Introduction: Arduino Weather Station With RF433 MHz Modules

Picture of Arduino Weather Station With RF433 MHz Modules

In this project I will show you how make two Arduinos talk to each other using RF frequency (wireless)

In the past I published four instructables that lead to this one :

The first two are about connecting a serial LCD with I2C to an Arduino UNO and a NANO

Another one showing how to use an LM35 temperature sensor with Arduino and an LCD

And the last one is about using an LM35 temperature sensor without an LCD

Now I will use the knowledge in all these project and improve on them by making one Arduino send data to another Arduino wirelessly using an RF433 module and displaying it on I2C serial LCD.

Step 1: What Is Needed for This Project

Picture of What Is Needed for This Project

Here is what you'll need for this project:

  1. 2 Arduinos, I am using an UNO and a NANO
  2. 2 Solderless breadboards
  3. A pair of RF433 Wireless TX-RX
  4. An LM35 temperature sensor
  5. An I2C serial LCD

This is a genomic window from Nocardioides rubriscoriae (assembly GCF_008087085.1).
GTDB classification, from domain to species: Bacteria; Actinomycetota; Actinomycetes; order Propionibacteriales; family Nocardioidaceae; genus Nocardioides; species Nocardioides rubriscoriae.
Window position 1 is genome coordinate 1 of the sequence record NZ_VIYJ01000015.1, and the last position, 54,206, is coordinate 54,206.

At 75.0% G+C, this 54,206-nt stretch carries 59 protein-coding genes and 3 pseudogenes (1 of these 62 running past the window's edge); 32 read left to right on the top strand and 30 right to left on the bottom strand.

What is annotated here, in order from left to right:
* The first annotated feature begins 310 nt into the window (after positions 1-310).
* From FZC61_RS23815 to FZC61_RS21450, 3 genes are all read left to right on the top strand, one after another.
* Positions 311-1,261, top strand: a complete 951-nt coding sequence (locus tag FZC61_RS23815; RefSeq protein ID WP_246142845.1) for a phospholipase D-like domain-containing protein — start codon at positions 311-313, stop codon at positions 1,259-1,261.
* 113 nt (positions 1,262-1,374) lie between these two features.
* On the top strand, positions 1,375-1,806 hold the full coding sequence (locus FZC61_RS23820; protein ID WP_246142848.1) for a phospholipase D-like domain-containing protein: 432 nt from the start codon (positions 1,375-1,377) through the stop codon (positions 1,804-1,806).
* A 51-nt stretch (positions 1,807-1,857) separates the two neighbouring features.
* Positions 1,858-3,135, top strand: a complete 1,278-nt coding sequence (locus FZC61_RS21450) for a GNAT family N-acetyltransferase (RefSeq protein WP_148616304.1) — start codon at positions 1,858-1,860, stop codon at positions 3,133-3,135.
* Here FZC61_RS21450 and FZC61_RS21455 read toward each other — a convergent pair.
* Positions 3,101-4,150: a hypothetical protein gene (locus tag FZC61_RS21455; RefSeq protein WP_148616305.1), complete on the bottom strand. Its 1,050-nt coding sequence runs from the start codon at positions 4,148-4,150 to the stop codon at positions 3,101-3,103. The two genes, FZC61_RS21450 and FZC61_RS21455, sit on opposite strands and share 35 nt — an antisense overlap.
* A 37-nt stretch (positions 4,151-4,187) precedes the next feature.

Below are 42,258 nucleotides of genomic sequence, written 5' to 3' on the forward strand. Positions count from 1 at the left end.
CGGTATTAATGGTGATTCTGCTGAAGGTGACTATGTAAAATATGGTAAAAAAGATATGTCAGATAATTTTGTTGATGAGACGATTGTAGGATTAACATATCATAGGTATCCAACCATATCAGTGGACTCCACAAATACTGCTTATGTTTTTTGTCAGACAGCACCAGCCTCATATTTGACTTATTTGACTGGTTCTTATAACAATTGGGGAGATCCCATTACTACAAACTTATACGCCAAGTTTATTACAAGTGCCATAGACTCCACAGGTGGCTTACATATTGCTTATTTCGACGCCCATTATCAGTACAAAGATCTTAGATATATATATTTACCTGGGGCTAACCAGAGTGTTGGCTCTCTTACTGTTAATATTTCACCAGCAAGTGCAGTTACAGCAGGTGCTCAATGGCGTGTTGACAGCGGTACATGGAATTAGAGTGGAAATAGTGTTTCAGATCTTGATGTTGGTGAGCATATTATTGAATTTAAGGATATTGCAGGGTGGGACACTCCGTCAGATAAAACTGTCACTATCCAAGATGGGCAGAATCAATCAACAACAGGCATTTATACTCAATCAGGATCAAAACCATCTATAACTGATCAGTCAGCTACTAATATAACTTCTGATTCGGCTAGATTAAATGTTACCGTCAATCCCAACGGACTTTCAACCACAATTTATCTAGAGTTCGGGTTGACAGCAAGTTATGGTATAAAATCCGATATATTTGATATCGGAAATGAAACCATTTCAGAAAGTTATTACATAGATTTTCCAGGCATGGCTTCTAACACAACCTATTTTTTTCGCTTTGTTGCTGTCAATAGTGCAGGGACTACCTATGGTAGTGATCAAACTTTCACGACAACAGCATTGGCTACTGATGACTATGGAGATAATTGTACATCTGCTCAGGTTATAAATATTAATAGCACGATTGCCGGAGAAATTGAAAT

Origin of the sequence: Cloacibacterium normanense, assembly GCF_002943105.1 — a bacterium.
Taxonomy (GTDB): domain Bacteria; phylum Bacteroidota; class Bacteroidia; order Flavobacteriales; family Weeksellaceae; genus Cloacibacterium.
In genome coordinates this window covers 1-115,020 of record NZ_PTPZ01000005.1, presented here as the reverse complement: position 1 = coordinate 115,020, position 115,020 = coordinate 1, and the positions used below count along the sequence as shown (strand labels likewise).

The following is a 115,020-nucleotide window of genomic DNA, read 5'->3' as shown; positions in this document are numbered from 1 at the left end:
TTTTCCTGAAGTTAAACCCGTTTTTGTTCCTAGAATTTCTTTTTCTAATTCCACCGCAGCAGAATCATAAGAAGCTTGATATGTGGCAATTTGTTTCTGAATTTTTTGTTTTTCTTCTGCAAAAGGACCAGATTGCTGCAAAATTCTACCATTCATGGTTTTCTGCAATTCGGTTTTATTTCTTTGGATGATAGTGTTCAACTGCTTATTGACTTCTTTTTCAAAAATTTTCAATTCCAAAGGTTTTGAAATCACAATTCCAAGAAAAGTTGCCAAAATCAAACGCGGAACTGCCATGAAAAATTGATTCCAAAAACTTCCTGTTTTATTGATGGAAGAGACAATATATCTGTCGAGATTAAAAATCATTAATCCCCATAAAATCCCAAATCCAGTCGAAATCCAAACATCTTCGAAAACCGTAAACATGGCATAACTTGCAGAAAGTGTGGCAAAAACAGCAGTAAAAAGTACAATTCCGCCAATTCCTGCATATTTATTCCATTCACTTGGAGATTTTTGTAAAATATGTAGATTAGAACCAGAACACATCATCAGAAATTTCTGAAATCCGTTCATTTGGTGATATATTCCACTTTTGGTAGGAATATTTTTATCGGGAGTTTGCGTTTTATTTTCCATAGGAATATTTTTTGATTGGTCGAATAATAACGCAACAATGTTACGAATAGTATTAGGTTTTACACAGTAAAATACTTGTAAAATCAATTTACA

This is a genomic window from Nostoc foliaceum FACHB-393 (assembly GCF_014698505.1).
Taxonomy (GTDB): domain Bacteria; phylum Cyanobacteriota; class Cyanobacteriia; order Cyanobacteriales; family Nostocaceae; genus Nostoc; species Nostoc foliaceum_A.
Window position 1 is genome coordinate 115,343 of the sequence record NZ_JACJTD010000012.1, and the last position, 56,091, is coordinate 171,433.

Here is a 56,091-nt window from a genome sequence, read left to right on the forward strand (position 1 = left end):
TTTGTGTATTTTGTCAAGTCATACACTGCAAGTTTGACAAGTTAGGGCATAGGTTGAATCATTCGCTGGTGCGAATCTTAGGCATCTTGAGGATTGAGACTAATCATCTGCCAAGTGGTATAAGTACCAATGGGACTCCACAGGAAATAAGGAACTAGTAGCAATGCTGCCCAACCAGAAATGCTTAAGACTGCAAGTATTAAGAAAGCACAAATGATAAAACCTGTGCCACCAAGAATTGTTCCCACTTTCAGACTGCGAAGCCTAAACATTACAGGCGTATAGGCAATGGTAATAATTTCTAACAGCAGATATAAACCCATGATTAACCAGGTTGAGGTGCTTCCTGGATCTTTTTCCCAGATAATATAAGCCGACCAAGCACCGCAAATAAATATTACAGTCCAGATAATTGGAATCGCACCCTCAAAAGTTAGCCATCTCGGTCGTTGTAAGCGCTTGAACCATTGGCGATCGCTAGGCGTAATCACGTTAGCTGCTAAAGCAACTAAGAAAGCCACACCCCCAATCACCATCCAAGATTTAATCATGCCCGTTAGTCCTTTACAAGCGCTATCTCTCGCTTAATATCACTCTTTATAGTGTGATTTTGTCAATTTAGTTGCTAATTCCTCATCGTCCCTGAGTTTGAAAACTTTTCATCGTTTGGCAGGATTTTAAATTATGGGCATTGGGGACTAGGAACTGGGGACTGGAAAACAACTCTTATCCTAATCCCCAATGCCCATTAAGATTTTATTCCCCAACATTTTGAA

6. And a bunch of jumper wires

The RF433 Wireless TX+RX Pair are ideal for this project because they have a good range about 14 meters or 47 feet without antenna and 31 meters or 102 feet if you attach a 17.4cm antenna on both modules. Those numbers are in theory, real life result may vary according to voltage, temperature, walls etc.... but the idea is that they are great for a 1$ piece of electronics.

Step 2: Connect the Uno, LM35 and the Transmitter

Picture of Connect the Uno, LM35 and the Transmitter

I selected the UNO for this part because it can be powered by an external source.

First connect the GND and the VCC from the Arduino to the bread board

Insert the LM35 on the breadboard and connect the GND and the VCC (see picture for the location of the VCC and the GND pin on the LM35) The middle prong connects to PIN A0 on the Arduino.

If you reverse the GND and the VCC on the LM35, it will heat up and produce readings in the range of 300 to 500 degrees C. (if this happens avoid touching it with your hands)